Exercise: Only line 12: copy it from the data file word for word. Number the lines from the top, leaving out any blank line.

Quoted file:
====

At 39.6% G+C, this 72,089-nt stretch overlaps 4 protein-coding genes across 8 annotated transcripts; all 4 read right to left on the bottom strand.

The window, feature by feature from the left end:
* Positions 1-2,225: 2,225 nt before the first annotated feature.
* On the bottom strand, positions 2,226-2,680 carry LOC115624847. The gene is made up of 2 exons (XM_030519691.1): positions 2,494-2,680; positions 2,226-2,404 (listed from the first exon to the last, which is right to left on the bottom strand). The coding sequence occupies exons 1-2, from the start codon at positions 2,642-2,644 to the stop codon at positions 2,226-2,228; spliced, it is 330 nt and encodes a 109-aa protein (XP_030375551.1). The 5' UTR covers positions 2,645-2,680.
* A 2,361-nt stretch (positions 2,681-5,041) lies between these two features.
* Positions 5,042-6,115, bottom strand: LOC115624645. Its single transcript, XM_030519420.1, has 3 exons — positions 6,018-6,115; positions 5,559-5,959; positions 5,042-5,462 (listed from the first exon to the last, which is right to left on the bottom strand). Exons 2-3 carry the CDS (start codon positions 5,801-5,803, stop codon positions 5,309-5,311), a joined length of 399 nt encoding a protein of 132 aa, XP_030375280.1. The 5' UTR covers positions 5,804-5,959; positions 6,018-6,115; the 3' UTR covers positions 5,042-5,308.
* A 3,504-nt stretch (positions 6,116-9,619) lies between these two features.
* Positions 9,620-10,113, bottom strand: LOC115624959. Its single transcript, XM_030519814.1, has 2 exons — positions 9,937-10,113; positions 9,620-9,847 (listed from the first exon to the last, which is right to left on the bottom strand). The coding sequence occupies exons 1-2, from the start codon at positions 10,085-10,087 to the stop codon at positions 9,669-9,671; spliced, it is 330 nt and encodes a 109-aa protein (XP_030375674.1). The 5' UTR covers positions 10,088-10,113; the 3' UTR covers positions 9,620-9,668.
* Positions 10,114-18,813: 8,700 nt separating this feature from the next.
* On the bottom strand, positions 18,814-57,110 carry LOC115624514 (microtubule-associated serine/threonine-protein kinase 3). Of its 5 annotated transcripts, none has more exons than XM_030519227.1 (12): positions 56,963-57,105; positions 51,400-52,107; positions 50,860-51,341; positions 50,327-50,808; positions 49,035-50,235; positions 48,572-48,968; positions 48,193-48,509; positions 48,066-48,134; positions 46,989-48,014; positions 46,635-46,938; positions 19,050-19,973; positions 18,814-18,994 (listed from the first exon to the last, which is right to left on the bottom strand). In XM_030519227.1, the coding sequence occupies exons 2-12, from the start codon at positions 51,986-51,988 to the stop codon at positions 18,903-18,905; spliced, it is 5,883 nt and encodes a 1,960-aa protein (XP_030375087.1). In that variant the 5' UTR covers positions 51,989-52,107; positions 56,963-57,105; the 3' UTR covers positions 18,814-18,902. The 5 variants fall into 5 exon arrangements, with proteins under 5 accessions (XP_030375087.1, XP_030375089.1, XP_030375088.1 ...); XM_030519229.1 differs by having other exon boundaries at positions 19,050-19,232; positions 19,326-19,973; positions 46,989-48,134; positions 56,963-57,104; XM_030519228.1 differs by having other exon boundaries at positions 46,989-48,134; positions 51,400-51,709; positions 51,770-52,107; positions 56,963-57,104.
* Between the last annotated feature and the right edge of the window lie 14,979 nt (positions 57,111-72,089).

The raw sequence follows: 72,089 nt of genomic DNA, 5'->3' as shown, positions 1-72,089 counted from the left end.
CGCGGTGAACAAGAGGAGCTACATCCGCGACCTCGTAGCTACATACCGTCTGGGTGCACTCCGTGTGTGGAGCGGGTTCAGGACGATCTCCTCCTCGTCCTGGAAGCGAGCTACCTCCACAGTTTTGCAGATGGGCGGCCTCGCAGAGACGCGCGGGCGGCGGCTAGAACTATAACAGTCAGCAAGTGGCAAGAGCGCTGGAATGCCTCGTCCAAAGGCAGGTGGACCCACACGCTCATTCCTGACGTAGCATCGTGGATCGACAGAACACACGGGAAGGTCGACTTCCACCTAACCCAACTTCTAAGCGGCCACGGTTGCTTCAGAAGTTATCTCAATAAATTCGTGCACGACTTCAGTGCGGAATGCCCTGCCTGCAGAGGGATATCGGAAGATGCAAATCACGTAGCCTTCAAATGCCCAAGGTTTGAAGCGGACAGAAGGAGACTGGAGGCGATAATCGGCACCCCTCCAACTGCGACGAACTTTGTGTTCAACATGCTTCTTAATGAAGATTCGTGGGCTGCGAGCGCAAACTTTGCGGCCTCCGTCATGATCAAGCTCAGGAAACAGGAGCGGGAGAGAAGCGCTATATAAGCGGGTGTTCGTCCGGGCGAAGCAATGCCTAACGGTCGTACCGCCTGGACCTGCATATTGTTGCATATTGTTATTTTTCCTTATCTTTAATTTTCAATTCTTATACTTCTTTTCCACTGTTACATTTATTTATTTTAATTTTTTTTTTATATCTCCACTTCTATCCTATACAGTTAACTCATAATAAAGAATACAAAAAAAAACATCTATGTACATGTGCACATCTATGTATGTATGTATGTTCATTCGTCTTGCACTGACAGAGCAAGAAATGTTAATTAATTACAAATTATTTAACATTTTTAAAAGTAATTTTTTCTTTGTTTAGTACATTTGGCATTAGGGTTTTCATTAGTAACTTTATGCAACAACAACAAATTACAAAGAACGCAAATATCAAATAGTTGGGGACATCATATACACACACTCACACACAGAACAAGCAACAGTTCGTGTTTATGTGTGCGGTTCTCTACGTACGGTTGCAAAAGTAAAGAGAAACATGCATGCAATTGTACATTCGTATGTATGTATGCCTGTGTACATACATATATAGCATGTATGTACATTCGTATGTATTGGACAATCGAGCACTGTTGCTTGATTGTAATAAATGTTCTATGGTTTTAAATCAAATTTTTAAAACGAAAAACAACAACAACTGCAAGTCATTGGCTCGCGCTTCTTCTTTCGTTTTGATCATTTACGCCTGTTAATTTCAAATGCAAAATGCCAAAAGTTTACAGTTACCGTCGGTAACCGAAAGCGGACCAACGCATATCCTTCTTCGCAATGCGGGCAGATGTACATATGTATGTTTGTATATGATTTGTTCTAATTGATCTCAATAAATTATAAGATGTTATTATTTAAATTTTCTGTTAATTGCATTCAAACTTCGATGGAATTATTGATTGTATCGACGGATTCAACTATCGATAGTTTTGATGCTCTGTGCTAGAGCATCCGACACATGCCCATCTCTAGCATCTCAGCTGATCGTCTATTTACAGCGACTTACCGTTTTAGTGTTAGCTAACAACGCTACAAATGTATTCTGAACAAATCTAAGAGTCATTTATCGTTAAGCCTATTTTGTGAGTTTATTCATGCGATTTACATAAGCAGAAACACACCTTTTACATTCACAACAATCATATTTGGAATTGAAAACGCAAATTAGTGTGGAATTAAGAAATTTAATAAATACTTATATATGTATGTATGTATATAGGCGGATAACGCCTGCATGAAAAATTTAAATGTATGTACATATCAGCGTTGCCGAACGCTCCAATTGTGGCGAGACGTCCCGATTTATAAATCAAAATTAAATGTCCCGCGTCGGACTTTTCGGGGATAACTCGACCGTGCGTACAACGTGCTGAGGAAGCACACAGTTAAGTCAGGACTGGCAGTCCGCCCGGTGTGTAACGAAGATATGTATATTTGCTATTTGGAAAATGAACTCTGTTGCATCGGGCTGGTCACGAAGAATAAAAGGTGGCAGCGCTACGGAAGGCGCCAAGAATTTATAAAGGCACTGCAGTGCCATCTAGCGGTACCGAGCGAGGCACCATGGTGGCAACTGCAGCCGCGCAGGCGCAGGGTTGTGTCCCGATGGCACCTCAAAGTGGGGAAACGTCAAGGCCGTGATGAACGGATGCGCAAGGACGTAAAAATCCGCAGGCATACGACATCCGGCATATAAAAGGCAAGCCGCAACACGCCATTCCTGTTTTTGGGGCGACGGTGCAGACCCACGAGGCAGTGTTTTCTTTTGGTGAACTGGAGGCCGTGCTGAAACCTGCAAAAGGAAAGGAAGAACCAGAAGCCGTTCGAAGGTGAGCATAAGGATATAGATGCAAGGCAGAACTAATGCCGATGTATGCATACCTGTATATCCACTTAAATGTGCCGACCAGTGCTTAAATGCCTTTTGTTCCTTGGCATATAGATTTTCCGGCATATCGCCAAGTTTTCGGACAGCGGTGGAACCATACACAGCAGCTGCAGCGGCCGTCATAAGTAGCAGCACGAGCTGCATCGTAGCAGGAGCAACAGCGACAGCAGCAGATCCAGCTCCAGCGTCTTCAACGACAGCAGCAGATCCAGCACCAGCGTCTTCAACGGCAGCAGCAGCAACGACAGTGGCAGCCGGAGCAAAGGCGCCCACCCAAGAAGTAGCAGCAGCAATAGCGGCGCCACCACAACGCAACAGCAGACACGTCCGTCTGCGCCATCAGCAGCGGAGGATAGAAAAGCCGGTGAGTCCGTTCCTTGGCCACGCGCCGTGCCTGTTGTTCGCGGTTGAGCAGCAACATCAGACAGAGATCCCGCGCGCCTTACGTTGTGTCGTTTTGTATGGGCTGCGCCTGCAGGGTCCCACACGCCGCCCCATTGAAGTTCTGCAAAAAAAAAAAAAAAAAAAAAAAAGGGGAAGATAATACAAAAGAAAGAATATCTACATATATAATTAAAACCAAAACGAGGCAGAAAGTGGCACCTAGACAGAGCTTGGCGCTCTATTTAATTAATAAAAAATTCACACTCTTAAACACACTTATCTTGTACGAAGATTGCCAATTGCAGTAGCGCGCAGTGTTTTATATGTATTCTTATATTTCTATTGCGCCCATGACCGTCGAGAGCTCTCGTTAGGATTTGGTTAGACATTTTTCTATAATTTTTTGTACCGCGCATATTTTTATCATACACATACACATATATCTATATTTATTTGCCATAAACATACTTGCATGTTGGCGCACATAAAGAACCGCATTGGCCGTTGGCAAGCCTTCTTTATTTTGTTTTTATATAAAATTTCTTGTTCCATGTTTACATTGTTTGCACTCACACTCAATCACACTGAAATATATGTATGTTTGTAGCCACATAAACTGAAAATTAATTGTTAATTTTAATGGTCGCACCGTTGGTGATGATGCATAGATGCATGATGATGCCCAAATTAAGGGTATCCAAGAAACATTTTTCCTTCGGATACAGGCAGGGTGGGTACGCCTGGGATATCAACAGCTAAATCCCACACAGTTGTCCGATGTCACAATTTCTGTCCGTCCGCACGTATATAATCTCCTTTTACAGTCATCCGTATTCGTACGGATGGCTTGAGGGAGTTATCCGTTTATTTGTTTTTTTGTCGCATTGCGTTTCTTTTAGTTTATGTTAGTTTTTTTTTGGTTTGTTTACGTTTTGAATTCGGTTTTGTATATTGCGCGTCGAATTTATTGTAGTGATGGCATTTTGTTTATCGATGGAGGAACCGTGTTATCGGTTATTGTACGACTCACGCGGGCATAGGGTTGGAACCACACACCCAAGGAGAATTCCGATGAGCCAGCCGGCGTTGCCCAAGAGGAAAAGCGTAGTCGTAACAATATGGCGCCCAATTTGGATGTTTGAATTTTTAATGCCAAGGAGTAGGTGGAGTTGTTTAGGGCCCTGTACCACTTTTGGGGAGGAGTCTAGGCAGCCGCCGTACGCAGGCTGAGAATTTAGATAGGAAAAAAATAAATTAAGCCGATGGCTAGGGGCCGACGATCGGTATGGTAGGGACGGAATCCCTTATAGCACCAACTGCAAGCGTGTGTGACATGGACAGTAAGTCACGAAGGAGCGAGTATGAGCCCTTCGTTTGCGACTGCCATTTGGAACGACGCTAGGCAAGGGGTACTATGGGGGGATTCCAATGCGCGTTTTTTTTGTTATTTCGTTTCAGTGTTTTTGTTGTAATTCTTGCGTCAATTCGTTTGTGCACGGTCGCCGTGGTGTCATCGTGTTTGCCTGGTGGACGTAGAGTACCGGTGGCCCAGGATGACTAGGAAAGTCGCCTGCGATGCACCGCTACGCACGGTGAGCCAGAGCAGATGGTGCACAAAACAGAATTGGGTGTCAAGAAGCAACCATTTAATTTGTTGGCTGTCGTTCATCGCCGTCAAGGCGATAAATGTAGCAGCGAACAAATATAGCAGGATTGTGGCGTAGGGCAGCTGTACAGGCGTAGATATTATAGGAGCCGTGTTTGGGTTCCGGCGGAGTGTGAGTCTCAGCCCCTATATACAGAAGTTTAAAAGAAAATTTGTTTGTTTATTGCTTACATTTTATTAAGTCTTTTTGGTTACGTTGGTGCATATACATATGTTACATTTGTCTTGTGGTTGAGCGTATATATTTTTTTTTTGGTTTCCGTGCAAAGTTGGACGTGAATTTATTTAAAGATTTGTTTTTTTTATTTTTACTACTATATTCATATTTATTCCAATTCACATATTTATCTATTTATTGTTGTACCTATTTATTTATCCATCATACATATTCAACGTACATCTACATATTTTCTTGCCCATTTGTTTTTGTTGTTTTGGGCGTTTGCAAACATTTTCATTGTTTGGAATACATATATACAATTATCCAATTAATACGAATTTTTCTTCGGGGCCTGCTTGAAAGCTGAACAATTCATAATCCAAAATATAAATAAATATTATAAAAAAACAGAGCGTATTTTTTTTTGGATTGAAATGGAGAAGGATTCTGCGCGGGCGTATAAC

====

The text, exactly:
The raw sequence follows: 72,089 nt of genomic DNA, 5'->3' as shown, positions 1-72,089 counted from the left end.